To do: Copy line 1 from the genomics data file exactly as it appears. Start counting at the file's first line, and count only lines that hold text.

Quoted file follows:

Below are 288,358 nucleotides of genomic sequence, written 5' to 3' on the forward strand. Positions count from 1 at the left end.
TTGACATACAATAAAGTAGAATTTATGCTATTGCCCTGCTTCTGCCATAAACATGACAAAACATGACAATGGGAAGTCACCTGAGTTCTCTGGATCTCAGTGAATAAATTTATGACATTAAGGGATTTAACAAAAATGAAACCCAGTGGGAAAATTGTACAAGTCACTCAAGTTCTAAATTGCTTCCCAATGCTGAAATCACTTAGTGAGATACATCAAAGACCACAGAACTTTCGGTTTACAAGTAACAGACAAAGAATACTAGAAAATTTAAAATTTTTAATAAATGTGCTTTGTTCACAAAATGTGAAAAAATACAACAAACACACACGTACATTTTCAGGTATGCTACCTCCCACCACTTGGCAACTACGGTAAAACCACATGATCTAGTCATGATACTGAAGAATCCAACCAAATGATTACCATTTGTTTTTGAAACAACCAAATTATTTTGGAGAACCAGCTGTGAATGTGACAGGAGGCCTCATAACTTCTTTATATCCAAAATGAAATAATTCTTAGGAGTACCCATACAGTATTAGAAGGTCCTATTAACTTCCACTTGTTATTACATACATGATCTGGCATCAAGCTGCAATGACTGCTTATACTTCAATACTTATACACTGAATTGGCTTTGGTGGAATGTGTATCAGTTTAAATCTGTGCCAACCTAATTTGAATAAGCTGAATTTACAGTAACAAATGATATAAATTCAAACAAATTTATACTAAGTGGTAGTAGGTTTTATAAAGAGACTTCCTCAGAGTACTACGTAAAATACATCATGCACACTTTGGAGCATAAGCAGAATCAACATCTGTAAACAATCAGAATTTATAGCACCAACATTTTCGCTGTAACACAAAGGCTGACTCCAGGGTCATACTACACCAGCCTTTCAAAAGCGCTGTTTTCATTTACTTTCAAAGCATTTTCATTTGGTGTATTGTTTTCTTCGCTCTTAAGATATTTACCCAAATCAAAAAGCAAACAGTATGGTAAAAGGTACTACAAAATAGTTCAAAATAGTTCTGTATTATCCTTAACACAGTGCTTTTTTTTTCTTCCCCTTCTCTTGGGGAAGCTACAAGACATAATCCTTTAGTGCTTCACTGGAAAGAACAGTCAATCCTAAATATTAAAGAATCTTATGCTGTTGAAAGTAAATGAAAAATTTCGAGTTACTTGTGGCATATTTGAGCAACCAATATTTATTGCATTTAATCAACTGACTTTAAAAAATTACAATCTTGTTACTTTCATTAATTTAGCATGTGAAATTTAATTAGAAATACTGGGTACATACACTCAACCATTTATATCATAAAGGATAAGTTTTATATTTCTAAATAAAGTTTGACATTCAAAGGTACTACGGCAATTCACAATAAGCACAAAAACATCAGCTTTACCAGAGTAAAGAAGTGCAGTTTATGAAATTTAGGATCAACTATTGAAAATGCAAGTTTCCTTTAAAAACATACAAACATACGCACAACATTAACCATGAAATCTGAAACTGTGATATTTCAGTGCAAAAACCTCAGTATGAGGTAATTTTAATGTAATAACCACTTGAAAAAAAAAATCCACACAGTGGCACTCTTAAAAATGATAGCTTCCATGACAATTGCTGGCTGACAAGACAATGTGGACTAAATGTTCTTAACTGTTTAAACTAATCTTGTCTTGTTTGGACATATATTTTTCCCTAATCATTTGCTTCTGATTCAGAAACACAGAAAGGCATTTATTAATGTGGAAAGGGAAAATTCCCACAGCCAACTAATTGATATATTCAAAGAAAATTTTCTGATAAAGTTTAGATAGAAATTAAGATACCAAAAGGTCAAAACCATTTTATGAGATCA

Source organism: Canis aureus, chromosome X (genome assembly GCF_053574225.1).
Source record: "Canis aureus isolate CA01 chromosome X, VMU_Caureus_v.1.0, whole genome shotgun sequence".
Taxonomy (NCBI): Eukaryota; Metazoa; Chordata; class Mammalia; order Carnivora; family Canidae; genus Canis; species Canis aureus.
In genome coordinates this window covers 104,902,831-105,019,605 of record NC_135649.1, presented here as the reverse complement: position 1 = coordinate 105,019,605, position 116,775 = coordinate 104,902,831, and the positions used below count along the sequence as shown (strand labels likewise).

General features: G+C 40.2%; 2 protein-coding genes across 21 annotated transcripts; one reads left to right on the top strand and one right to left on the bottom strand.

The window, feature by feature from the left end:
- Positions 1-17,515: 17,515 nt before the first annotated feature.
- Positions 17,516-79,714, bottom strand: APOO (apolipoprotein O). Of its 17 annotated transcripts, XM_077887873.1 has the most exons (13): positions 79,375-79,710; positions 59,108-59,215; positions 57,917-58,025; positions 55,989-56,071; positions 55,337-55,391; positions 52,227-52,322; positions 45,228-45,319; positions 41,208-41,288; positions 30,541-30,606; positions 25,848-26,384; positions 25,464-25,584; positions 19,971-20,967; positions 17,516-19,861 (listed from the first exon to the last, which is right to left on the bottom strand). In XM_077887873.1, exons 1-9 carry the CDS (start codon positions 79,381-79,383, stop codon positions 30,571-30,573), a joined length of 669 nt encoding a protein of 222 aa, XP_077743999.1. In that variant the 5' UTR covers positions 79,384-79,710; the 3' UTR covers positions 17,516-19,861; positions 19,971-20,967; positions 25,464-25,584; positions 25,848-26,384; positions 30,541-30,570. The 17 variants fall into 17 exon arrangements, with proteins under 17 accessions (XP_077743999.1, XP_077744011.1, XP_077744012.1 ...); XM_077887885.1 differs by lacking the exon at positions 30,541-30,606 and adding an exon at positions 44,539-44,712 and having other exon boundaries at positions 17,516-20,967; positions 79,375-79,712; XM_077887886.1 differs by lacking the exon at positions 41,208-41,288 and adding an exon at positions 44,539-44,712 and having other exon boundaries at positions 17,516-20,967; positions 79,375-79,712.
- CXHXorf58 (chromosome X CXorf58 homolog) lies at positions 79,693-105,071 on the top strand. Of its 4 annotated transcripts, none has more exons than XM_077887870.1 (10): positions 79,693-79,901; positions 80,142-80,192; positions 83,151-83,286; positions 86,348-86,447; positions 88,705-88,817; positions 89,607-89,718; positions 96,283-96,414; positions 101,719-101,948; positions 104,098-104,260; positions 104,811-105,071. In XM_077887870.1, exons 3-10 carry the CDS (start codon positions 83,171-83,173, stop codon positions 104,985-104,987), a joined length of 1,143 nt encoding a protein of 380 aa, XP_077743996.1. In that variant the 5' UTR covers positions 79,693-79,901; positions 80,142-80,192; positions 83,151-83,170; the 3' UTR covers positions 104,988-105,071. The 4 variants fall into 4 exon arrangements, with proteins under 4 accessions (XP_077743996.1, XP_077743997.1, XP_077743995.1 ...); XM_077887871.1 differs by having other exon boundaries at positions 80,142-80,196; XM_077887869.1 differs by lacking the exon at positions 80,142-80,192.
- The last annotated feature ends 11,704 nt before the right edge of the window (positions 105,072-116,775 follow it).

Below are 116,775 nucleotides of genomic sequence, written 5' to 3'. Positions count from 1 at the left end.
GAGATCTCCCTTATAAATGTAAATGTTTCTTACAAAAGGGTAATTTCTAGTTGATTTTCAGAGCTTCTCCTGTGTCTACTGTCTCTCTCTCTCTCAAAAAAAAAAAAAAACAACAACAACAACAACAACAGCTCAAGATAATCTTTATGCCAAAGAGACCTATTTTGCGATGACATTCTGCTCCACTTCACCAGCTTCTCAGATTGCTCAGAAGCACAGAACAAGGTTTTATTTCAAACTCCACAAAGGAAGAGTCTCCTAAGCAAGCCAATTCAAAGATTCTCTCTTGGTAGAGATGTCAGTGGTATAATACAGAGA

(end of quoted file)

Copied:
Below are 288,358 nucleotides of genomic sequence, written 5' to 3' on the forward strand. Positions count from 1 at the left end.